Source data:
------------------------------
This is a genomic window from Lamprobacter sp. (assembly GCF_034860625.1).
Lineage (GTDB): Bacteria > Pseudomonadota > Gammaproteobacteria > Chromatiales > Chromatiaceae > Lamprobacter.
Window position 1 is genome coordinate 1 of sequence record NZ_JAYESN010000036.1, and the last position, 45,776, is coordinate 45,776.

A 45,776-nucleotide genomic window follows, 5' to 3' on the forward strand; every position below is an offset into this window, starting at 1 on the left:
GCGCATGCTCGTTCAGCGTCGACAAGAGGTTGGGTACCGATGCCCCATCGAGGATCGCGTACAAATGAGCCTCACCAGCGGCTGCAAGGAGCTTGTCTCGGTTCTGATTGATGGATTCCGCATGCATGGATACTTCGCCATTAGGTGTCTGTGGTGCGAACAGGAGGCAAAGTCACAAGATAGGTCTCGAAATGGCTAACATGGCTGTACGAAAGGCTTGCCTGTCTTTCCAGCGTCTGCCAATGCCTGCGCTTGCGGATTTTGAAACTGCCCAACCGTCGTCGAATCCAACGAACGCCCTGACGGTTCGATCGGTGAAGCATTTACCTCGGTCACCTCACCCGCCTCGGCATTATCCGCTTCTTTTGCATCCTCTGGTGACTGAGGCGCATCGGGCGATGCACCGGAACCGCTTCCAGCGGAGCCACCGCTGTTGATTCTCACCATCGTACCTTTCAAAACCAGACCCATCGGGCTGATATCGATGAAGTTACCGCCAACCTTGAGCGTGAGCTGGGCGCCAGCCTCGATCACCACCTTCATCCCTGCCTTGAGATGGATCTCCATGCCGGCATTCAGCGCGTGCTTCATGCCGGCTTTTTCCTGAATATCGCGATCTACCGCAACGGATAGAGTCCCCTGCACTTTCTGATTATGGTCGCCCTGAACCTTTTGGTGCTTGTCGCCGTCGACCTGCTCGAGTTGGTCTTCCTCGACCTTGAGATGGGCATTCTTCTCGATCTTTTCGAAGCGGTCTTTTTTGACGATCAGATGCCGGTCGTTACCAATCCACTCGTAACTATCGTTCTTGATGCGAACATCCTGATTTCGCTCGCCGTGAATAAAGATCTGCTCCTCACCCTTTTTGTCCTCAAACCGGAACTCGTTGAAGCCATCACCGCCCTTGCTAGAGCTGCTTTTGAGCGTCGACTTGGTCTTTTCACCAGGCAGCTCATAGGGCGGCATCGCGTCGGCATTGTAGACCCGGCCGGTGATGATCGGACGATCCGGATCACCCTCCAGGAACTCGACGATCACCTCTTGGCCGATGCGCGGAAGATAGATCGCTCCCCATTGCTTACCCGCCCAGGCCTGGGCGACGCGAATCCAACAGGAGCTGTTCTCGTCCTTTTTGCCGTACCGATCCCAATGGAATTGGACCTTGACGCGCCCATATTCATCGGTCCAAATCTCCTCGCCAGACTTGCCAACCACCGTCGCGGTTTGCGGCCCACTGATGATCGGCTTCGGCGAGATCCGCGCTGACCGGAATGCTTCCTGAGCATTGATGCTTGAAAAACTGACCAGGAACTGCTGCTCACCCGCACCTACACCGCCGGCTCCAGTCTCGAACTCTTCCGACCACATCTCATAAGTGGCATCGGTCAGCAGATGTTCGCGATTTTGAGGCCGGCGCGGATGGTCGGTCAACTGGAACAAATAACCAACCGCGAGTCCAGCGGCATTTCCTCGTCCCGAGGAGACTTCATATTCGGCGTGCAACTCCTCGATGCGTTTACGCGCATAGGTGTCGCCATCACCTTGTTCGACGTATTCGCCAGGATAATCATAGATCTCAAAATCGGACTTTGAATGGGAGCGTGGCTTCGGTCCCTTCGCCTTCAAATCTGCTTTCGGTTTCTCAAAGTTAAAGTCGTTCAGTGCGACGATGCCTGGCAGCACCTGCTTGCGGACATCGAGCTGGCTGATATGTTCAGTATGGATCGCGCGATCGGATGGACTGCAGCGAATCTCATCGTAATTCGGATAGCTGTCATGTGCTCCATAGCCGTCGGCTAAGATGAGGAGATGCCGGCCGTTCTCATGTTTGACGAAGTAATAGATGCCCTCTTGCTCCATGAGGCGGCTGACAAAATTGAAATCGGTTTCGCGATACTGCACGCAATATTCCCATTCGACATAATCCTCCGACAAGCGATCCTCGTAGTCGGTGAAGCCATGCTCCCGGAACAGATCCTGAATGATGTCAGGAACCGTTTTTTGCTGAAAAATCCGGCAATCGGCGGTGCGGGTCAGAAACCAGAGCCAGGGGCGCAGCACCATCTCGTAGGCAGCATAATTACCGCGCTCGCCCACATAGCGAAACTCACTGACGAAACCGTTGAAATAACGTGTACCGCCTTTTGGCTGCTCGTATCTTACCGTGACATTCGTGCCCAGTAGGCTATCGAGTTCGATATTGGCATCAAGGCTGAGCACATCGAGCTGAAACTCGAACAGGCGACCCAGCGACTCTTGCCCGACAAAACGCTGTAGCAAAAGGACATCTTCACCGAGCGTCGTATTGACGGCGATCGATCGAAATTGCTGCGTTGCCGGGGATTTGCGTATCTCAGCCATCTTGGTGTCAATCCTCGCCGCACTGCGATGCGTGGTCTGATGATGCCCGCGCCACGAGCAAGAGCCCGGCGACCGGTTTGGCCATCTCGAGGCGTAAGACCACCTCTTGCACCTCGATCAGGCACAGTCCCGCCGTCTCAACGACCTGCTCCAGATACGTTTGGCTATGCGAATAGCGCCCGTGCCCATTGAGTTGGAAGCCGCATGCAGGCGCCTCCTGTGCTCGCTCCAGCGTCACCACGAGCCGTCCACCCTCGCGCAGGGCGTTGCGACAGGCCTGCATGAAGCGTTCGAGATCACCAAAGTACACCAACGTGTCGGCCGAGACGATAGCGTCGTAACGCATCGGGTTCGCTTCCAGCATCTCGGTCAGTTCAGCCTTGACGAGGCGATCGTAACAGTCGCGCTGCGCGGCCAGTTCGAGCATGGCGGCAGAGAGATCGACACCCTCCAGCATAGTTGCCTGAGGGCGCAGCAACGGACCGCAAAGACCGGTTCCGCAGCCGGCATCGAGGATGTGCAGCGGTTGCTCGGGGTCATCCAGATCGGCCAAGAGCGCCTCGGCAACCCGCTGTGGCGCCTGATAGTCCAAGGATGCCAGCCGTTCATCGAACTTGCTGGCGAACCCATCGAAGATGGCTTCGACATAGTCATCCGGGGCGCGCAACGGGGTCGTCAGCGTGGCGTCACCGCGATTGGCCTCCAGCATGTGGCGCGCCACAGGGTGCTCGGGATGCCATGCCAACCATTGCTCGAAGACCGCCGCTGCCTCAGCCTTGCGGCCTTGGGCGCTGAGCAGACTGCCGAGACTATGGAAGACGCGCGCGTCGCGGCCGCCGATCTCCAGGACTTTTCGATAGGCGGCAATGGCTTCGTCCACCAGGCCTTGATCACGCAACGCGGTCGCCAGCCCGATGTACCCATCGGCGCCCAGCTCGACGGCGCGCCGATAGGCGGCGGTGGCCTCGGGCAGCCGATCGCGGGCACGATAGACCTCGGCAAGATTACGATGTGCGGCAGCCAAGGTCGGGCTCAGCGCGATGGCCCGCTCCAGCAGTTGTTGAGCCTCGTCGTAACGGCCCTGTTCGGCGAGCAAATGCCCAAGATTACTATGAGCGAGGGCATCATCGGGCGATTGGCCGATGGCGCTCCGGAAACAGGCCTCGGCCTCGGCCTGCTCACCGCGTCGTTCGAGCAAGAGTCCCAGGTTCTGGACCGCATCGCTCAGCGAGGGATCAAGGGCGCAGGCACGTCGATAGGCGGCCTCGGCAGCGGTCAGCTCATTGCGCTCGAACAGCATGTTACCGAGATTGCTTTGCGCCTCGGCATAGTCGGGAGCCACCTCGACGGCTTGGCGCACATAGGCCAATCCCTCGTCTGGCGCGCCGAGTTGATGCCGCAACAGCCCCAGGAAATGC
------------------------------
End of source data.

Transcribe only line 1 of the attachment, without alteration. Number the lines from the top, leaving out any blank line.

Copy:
This is a genomic window from Lamprobacter sp. (assembly GCF_034860625.1).